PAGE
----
In anticipation of the oral arguments before the United States Supreme Court next Monday in Christian Legal Society v. Martinez, a case arising at Hastings Law School, both the Federalist Society and the American Constitution Society have held panels discussing the case. Both panels are available for viewing.
The Federalist Society panel, held at the National Press Club yesterday, included discussion by Luke Goodrich, Deputy National Litigation Director, Becket Fund for Religious Liberty; Barry W. Lynn, Executive Director, Americans United for Separation of Church and State; Roger Pilon, Vice President for Legal Affairs, B. Kenneth Simon Chair in Constitutional Studies, and Director, Center for Constitutional Studies, The Cato Institute; and Paul M. Smith, Partner, Jenner & Block LLP.
The American Constitution Society panel was held April 7, 2010 and included presentations by James Bopp, Jr., General Counsel, James Madison Center for Free Speech; Member of the Firm, Bopp, Coleson & Bostrom; K. Hollyn Hollman, General Counsel, Baptist Joint Committee for Religious Liberty; Ayesha N. Khan, Legal Director, Americans United for Separation of Church and State; and Cliff Sloan, Partner, Skadden, Arps, Slate, Meagher & Flom LLP.
The panels provide a good overview of the doctrinal and theoretical arguments. Students reviewing the case for class (or for a possible examination hypothetical) will find the discussions cogent and very accessible.
"Surrogate birth mothers" often have income from the "service" they have provided, but must they report that income as income? Or, as Bridget Crawford (pictured left) asks, does an income tax reporting requirement infringe upon a surrogate’s constitutional right to privacy, as envisioned by Griswold, Eisenstadt and Lawrence?
Crawford's newest article, Taxation, Pregnancy, and Privacy, 16 William & Mary Journal of Women and the Law 327-368 (2010) (available on ssrn here), argues that surrogacy payments should be taxed, despite any constitutional (or other) claims of privacy. She reaches the same conclusion about the sale of body parts, virginity (as auctioned to the highest bidder), and the proceeds from prostitution.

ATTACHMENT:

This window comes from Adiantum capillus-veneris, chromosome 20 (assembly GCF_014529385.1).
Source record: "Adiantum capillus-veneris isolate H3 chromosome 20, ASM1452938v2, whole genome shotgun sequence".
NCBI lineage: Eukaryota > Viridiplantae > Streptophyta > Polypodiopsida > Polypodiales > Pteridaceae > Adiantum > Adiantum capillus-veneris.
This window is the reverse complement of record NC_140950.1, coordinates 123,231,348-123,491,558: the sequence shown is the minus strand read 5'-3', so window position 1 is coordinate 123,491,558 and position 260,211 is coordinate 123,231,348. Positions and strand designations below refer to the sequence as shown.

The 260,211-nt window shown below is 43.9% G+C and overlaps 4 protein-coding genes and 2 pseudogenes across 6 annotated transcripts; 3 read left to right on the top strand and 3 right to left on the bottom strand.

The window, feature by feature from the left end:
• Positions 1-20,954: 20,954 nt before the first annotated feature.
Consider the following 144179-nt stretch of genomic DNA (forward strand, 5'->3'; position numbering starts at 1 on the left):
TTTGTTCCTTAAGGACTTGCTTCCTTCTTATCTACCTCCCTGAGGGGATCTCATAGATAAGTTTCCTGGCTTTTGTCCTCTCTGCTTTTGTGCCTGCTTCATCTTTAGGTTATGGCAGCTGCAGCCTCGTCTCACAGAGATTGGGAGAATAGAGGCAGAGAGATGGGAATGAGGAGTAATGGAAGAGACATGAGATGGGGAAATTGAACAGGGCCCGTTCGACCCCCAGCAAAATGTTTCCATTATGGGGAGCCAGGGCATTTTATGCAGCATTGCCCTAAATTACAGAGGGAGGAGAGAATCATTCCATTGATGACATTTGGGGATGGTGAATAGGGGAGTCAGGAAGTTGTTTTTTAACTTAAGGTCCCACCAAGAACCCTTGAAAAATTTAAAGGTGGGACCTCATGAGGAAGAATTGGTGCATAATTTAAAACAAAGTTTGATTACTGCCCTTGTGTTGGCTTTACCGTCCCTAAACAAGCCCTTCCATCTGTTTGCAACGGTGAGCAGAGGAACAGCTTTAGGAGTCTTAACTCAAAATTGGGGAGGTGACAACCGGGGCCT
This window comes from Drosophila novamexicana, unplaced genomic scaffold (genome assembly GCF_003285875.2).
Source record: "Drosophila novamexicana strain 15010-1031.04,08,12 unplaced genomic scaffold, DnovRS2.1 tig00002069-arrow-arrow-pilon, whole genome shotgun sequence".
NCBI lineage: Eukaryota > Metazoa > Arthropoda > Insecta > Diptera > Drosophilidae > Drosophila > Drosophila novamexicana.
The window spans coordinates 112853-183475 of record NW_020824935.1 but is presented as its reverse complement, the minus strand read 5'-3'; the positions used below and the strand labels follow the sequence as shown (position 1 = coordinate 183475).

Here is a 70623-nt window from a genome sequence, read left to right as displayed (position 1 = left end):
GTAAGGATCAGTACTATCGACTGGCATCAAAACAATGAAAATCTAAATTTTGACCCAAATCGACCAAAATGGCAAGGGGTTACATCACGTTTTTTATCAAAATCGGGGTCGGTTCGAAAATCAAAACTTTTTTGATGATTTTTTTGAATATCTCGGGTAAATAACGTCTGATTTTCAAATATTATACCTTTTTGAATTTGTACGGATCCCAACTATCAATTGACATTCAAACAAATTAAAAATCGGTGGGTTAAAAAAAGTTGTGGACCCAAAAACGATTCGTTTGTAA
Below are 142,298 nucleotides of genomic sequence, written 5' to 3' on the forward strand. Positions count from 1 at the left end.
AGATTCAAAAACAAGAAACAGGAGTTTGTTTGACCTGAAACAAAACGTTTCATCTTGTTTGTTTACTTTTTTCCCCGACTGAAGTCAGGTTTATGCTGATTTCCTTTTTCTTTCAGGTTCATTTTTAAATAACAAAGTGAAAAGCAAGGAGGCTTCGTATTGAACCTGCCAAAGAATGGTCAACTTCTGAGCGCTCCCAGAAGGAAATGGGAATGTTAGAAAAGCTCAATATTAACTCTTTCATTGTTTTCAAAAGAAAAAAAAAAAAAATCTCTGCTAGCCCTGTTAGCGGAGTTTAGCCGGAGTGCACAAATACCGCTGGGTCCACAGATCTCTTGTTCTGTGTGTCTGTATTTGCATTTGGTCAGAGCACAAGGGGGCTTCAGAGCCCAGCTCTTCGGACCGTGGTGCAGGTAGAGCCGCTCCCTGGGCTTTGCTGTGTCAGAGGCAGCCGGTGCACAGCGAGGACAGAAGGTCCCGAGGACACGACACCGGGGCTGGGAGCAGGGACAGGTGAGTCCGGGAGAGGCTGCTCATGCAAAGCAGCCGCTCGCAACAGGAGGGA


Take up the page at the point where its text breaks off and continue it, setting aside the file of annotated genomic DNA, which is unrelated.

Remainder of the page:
It seems that substantive due process under the Fourteenth Amendment is no shield against the power of the Sixteenth Amendment. Our most recent discussion of the Sixteenth Amendment, including efforts to repeal it is here.
April 15, 2010 in Current Affairs, Due Process (Substantive), Family, Fourteenth Amendment, Fundamental Rights, Gender, Privacy, Reproductive Rights, Scholarship, Taxing Clause | Permalink | Comments (0) | TrackBack (0)
Wednesday, April 14, 2010
Judge Denny Chin (pictured right), presently a United States District Judge for the Southern District of New York and well-known outside the district for presiding over the Bernie Madoff trial, was nominated for the Second Circuit by President Obama last October. The nomination is one of over 100 vacancies on the federal courts, according to Alliance for Justice, whose most recent report, The State of the Judiciary: The Obama Administration 2009 (available here) issued earlier this month lists Chin amongst the pending nominations, noting that Chin's judiciary committee hearing was on November 18, was reported out of committee on December 10, 2009 by a unanimous voice vote and that a confirmation vote on his nomination has not yet been scheduled. The Alliance for Justice report also discusses the nomination process for now-Justice Sotomayor.
Sotomayor's nomination process certainly deflected attention from the "lower court" judicial appointments. As BLT reports, "Last year, not a single Obama judicial nominee was confirmed while the Senate spent months on the vacancy created by Justice David Souter's retirement. This year, Democrats say they are determined not to let the same thing happen because of Justice John Paul Stevens' decision to step down." Politico reports that "Democrats are likely to start with noncontroversial nominations" such as that of "Denny Chin, who was sent to the Senate floor with unanimous consent from the Judiciary Committee in December but has yet to be confirmed," and noting that "Chin would become the only Asian American to serve on an appellate bench." Another Asian-American nominee to the Court of Appeals, Goodwin Liu is proving more controversial.
Tuesday, April 13, 2010
President Obama issued an executive order today declaring a national emergency to deal wtih the "unusual and extraordinary threat to the national security and foreign policy of the United States" by "the deterioration of the security situation and the persistence of violence in Somalia, and acts of piracy and armed robbery at sea . . . ."
President Obama cited the International Emergency Economic Powers Act (the IEEPA), the National Emergencies Act, and section 5 of the United Nations Participation Act as authority to block property of certain persons contributing to the situation in Somalia.
The EO is perhaps a nice contemporary example of presidential authority to complement your study of Dames & Moore v. Regan?
The Senate Judiciary Committee will hold an oversight hearing on the Department of Justice tomorrow at 9:30 a.m. featuring testimony by AG Eric Holder. The hearing was rescheduled from March 23; it'll be webcast here.
Monday, April 12, 2010